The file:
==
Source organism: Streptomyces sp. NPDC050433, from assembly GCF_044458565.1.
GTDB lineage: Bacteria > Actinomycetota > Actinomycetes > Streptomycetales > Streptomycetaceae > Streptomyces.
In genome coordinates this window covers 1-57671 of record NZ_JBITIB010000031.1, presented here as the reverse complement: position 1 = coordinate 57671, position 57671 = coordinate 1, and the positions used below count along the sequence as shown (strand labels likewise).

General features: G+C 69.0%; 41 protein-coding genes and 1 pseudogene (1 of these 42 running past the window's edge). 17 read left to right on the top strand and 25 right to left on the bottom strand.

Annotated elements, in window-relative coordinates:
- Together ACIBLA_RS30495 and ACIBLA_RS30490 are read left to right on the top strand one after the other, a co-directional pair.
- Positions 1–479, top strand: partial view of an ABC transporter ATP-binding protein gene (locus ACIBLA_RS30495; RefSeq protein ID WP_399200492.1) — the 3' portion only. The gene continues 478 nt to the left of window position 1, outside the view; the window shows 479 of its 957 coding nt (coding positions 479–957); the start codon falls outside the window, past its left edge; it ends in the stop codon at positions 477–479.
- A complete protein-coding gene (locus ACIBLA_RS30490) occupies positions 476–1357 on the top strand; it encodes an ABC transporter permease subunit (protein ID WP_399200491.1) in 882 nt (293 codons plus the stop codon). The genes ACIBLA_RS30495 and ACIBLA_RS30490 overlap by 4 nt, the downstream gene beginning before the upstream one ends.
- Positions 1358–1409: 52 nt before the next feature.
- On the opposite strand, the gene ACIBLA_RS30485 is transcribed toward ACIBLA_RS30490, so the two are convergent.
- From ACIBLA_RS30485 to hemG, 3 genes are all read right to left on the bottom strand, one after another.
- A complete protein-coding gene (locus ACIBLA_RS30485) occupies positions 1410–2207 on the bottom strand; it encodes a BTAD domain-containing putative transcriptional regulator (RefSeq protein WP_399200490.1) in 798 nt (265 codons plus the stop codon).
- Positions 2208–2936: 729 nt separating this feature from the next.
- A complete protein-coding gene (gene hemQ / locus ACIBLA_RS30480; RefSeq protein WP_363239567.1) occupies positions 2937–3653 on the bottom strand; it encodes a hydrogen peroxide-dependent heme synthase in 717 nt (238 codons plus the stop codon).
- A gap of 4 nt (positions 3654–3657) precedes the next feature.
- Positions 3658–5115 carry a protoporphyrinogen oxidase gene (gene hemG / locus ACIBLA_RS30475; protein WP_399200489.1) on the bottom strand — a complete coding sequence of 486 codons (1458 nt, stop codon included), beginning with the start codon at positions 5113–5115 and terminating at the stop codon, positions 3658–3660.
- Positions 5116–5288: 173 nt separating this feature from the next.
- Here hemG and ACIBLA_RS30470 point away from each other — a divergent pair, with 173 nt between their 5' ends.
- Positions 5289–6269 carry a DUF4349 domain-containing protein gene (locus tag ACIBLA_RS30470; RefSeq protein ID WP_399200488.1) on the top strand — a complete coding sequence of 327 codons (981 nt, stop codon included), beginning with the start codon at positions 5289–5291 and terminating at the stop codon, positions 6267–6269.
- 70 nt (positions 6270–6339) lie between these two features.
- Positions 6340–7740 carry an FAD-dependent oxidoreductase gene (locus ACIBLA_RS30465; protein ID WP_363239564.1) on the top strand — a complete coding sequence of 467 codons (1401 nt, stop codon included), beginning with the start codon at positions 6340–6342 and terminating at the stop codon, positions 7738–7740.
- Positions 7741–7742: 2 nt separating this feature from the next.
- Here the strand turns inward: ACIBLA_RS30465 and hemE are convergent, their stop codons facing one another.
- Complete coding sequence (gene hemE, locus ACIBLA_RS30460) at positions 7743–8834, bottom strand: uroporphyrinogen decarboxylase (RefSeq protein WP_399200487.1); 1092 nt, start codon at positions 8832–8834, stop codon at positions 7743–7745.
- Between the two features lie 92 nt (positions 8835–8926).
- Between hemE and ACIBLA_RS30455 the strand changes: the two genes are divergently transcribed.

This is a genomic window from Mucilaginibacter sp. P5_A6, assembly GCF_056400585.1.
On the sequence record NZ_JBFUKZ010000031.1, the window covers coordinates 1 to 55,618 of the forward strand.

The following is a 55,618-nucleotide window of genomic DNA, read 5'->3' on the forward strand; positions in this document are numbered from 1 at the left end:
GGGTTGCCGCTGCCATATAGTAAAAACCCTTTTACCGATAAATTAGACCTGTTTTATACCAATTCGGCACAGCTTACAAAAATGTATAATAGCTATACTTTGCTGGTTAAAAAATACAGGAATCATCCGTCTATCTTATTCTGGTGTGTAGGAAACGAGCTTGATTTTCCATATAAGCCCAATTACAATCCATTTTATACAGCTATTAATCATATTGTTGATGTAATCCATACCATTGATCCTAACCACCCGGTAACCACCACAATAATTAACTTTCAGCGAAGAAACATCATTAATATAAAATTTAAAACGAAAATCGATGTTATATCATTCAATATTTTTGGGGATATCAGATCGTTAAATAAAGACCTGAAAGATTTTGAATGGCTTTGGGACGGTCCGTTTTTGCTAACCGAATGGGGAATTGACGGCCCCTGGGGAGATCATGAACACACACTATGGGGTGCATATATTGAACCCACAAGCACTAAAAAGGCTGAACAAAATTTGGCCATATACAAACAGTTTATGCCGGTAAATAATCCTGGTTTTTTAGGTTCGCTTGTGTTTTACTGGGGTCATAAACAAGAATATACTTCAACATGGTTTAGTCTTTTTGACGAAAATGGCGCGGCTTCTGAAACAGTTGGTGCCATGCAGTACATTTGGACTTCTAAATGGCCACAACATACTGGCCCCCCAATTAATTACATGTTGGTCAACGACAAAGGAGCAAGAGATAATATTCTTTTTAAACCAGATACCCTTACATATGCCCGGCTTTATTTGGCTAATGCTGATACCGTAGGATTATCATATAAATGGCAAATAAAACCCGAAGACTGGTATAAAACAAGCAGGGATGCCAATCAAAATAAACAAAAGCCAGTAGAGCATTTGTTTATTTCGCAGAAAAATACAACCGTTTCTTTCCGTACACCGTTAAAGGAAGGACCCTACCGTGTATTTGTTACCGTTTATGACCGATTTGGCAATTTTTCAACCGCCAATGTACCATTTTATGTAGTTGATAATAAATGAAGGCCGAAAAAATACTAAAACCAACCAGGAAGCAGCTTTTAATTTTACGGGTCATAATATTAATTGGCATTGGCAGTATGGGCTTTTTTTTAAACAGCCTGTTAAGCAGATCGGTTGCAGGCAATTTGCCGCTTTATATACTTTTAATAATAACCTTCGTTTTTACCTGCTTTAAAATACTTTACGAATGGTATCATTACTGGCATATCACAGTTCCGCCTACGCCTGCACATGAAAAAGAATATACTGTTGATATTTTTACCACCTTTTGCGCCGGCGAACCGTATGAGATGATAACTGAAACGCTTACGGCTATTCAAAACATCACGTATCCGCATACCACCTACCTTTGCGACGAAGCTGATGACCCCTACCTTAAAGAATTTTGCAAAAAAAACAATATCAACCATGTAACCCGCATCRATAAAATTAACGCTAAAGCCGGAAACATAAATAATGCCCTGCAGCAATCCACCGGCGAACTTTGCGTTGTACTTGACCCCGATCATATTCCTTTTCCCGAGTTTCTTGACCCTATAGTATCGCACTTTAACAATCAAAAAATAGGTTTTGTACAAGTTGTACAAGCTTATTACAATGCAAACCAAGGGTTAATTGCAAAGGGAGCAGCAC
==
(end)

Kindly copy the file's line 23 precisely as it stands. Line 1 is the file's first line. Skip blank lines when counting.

- Here the strand turns inward: ACIBLA_RS30465 and hemE are convergent, their stop codons facing one another.